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From lars hofhansl <lhofha...@yahoo.com>
Subject Re: Secondary indexes suggestions
Date Wed, 15 Aug 2012 00:08:40 GMT
Thanks Andy.

Yep. It's not simple if (and only if) you data is changing a lot. Michael is right though,
that it is simple problem if your data is static.

In my mind we should think about providing the building blocks (like the limited cross row
transaction stuff I did a while back),
rather then forcing a particular implementation.

o some folks cannot tolerate cross region server lookups updates
o others will want index-covered-queries i.e. denormalization
o others will want the equivalent of materialized views
o some have natural chards (or tenants, maybe), and chards should co-locates with their indexes.

o etc.

Todd Lipcon and I were talking last week. And he mentioned primitives like logged updates,operations
that will eventually complete,
and as long as log-replay can be forced before a read operation they can be used for consistent

-- Lars

----- Original Message -----
From: Andrew Purtell <apurtell@apache.org>
To: user@hbase.apache.org; lars hofhansl <lhofhansl@yahoo.com>
Sent: Monday, August 13, 2012 8:11 PM
Subject: Re: Secondary indexes suggestions

Please pardon while I ramble, this started off as a short response and
is now... lengthy.

I've also seen Megastore-inspired secondary index implementations that
clone the data from the primary table into the secondary table, by
sort order of the attribute that is indexed. In Megastore this was
configurable on a per index table basis: "Accessing entity data
through indexes is normally a two-step process: first the index is
read to find matching primary keys, then these keys are used to fetch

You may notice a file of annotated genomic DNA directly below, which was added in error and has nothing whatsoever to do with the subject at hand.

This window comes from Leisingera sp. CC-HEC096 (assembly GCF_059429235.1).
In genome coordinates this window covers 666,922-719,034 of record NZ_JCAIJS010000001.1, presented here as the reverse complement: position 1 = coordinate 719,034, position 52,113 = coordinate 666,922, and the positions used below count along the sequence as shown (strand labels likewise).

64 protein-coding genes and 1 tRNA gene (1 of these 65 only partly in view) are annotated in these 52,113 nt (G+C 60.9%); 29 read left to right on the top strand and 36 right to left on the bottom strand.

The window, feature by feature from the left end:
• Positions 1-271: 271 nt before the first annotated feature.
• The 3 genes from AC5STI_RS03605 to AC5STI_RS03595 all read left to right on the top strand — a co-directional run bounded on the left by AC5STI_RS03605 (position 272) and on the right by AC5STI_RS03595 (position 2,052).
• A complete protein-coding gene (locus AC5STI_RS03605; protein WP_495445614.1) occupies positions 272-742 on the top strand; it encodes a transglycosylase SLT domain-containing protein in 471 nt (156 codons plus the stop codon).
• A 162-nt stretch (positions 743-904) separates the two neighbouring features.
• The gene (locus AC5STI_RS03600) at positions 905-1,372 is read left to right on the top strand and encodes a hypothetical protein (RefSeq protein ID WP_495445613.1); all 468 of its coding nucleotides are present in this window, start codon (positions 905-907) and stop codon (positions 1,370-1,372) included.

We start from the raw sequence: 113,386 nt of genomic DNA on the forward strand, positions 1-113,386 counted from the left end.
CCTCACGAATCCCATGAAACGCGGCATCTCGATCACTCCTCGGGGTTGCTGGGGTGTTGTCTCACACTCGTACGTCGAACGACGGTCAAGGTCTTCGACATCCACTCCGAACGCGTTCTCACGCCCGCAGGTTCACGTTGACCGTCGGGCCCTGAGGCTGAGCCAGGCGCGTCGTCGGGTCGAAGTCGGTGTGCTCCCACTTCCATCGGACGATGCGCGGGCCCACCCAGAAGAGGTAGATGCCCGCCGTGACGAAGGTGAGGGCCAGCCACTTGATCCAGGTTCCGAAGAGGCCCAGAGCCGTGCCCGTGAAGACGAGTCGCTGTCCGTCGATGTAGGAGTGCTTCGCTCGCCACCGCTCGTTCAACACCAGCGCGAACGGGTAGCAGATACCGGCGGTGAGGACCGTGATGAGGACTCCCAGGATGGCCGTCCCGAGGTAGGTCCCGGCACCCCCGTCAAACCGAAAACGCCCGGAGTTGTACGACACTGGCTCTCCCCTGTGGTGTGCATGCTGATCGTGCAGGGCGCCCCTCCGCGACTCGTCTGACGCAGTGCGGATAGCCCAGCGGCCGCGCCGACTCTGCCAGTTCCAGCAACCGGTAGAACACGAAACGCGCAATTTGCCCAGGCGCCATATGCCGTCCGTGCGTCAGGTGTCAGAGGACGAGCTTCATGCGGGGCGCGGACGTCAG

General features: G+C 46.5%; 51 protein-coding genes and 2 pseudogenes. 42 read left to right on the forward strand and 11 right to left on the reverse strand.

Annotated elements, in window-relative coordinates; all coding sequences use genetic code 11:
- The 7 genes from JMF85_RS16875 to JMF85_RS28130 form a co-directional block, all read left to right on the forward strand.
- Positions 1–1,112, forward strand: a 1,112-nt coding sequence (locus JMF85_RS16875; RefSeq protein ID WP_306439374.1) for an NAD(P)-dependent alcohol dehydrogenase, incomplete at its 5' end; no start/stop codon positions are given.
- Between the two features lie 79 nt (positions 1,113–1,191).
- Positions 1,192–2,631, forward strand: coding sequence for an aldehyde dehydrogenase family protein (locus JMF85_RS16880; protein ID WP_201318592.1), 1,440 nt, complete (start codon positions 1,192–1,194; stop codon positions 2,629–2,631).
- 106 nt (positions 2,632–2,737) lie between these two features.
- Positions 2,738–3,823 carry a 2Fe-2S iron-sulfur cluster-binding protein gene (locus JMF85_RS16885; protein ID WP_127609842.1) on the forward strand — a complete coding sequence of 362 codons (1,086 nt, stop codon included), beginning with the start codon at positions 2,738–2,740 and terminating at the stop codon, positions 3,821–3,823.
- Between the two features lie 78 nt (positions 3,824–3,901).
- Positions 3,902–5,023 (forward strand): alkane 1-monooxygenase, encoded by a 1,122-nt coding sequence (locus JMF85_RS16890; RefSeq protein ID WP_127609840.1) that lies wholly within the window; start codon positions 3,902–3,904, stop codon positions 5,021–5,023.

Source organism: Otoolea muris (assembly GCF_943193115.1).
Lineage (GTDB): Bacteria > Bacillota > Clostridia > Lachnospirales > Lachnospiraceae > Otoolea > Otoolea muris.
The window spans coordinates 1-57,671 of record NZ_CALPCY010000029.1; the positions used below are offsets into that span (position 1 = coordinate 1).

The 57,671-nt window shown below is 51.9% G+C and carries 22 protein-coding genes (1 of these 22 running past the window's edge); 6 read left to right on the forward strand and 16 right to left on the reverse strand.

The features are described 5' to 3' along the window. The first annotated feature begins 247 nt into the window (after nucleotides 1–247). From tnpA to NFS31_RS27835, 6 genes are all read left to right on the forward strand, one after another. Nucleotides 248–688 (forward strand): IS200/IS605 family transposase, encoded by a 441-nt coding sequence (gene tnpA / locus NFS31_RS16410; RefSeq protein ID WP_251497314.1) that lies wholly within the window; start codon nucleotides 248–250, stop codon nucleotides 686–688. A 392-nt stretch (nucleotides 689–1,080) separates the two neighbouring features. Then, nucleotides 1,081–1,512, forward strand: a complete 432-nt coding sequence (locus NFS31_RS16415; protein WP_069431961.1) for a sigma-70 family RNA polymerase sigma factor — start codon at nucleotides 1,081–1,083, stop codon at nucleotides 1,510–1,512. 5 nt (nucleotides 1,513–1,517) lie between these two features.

entities. We provide a way to denormalize portions of entity data
directly into index entries. By adding the STORING clause to an index
[...]" A naive implementation of this for HBase will require
consistency checking of the index table(s) because it is easy for the
denormalized data to become stale in some places if a client (or
coprocessor) fails mid-write or if the index update is significantly
delayed from the primary table update. A non-naive implementation will
have some difficult to implement correctly Paxos-ish commit protocol
doubly difficult to make perform well. Without that extra layer, it is
assured the index is always slightly out of date. The lag can increase
substantially if index region(s) are in transition when the primary
table write happens, and then the client (or coprocessor) has to wait
to update the index. You could also do this in reverse, update the
index table first. Either the client would have to do this as Lars
says, or a background MapReduce based process might be employed, or

Without denormalization then you have the possibility of dangling
pointers in the index tables, or data in the primary table that is not
fully indexed. Also these cases would have to be found and fixed, the
secondary index could potentially always be in some slight state of

CCIndex (https://github.com/Jia-Liu/CCIndex) was a scheme such as the
above that also reduced the replication factor of denormalized index
tables to soften the storage impact of the data duplication, and
patched HBase core to regenerate the index table from the primary
table if one of the index HFiles became corrupt. This is a
questionable idea in my opinion, but it does lead to the interesting
consideration if HBase should support trapping HFile IOEs to enable